Getting around Croatia
Zagreb (ZAG), Rijeka (RJK), Split (SPU), Pula (PUY) and Dubrovnik (DBV) international airports all receive domestic flights Domestic services also run to Zadar (www.zadar-airport.hr) and Osijek (www.osijek-airport.hr), which both handle some international traffic, and the smaller airports on the islands of Brac (www.airport-brac.hr) and Los¡inj (www.airportmalilosinj.hr). The main domestic routes operated by Croatia Airlines (www.croatiaairlines.hr) are Zagreb-Dubrovnik and Zagreb-Split.
Note: Buying domestic tickets whilst in Croatia can sometimes be cheaper than online.
There is a good motorway network (though it doesn’t yet extend down the coast to Dubrovnik). In some areas the road quality decreases somewhat, and the main coastal highway gets extremely congested during peak season.
Side of road:Right
The last decade has seen considerable investment in Croatia's roads and the country has an extensive network of highways (designated as E roads) and unclassified roads. Motorway connections are continually improving, and Croatia's 11 motorways are designated with the numbers A1 to A11.
The A1 is the main artery between Zagreb and Split. The A2 runs between Ljubljana (Slovenia) and Zagreb (Croatia), connecting Zagreb directly to the Western European highway system.
Motorways are designated ‘A’, highways as ‘E'. The A1 is the main artery between Zagreb and Split.
International and local car hire firms have offices in Croatia's airports, cities, bigger towns and leading resorts.
Registered taxis are easy to find, safe and since fares were regulated recently, reasonably priced.
Local tourist agencies in many main centres hire bikes, and some local tourist boards (eg Zagreb County, www.tzzz.hr) have cycle routes and maps online.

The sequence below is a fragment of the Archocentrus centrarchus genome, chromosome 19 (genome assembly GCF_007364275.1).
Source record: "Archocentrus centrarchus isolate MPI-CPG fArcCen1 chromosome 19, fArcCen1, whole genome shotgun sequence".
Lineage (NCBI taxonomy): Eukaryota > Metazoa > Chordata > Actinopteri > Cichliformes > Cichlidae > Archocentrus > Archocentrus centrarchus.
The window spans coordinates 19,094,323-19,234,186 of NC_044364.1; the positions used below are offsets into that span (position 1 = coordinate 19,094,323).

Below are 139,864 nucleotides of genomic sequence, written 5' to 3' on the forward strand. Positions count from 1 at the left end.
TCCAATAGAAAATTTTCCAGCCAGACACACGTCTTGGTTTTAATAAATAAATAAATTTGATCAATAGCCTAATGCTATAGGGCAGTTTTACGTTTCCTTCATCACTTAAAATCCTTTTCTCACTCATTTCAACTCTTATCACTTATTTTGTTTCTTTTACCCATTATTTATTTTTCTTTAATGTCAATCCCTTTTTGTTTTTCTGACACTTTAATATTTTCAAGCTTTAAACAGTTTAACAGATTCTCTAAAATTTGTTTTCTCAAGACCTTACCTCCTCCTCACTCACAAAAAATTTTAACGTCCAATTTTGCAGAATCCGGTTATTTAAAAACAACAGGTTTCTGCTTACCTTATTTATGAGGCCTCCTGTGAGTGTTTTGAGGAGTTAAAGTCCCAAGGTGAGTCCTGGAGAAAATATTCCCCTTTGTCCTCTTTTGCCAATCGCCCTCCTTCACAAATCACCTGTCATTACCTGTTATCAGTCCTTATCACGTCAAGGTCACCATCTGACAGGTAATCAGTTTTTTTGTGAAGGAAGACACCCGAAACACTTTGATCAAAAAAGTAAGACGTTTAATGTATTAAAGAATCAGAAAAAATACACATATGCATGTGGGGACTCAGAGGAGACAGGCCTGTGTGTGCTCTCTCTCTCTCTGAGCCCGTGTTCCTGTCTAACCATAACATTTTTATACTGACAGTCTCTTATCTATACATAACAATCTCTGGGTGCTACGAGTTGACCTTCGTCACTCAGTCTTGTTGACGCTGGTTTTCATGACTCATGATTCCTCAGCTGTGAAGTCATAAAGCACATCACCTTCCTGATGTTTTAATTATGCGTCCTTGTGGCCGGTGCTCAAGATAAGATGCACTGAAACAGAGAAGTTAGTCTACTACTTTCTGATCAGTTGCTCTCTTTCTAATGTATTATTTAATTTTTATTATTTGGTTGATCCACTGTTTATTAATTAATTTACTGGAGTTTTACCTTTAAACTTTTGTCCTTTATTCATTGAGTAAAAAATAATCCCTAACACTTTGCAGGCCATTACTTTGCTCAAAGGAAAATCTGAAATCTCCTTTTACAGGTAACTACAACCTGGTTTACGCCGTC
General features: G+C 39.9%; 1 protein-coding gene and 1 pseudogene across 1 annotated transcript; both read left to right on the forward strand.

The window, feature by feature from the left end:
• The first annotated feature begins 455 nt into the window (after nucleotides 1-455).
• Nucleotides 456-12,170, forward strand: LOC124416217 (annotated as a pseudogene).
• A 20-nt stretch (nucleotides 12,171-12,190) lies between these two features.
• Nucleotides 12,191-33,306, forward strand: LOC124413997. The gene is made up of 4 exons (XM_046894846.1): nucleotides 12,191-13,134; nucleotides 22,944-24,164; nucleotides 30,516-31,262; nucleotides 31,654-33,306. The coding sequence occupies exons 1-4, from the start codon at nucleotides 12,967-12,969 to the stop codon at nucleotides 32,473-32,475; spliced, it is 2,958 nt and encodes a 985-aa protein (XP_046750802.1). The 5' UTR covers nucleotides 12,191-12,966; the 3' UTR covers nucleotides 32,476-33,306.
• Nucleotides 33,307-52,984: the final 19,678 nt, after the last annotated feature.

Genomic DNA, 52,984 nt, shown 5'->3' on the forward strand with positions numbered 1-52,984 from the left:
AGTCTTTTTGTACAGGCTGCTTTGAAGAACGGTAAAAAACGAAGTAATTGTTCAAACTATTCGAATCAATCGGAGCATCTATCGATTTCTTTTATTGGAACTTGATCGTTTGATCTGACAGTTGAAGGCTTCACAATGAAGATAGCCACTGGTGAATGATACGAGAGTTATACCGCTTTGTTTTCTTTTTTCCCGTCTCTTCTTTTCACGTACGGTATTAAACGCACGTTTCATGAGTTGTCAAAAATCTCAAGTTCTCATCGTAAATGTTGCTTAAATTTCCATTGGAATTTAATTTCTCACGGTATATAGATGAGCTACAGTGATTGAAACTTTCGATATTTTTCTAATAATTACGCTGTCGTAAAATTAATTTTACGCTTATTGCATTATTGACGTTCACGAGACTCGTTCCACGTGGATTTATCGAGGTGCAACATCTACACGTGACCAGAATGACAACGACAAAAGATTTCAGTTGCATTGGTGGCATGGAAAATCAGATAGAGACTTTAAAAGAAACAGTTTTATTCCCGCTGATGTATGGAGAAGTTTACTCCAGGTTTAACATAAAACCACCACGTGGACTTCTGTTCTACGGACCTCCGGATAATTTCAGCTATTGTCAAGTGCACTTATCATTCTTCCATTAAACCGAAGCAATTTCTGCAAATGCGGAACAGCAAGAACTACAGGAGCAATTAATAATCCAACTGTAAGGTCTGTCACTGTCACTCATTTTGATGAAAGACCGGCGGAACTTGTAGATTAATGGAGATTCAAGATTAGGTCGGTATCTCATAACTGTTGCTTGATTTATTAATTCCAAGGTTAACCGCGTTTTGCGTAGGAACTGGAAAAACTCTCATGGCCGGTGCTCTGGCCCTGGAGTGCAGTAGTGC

Regular coaches operate between most towns (see Zagreb bus station website, www.akz.hr).
The minimum driving age is 18. Speed limits are 130kph (81mph) on motorways, 110kph (62mph) on highways, 50kph (31mph) in built-up areas and 90kph (50mph) outside built-up areas. Heavy fines are imposed for speeding. The legal blood-alcohol limit is 0.05%. It is compulsory for front and rear passengers to wear seat belts. It is illegal to use a handheld mobile telephone while driving. Headlights should be turned on at all times. Driving is on the right.
Hrvatski Autoklub (HAK) operates an emergency service (tel: 987 or +385 1 987 if calling from a mobile phone; www.hak.hr).
National or International Driving Permit. All motorists should also carry a valid passport or national identity card as proof of identity at all times. A Green Card should be carried by visitors (except EU nationals) taking their own car into Croatia. National registration in country of origin is required for all foreign vehicles. Third party insurance is mandatory when hiring a car and a valid credit card is also needed.
Getting around towns and cities:
Most towns and cities have a comprehensive local bus network; trams operate in many cities (Zagreb, Split, Osijek, etc). The historic centre of some towns (Split, Dubrovnik) are pedestrianised and pleasantly car-free.
Zagreb: The centre of Zagreb can easily be navigated on foot. It also has a good network of trams and buses run by ZET (www.zet.hr), as well as a funicular and taxis.
Dubrovnik: Dubrovnik's Old City is pedestrianised. Libertas (www.libertasdubrovnik.hr) operates efficient bus services, with stops just outside the Pile and Ploče gates.
Croatian Railways (www.hznet.hr) operates trains in Croatia. The main rail routes are Zagreb-Split, Zagreb-Rijeka and Zagreb-Osijek. There are no trains to Dubrovnik. It is generally quicker to travel by bus. An upgrading of the track between Zagreb and Split now means that this journey can be done in 5 hours 25 minutes.
InterRail One-Country Pass: offers travel for three, four, six or eight days in one month within Croatia. Travel is not allowed in the passenger's country of residence. Travellers under 26 years receive a reduction. Children's tickets are reduced by about 50%. Supplements are required for some high-speed services, seat reservations and couchettes. Discounts are offered on Eurostar and some ferry routes. Available from Inter Rail (www.interrailnet.com).
Jadrolinija (tel: (051) 666 111; www.jadrolinija.hr) is the main provider of car and passenger ferries and catamarans in Croatia. There are regular connections between the main ports and the offshore islands. A coastal service runs all the way from Rijeka in the north to Dubrovnik in the south, via Split, Stari Grad and Korcula.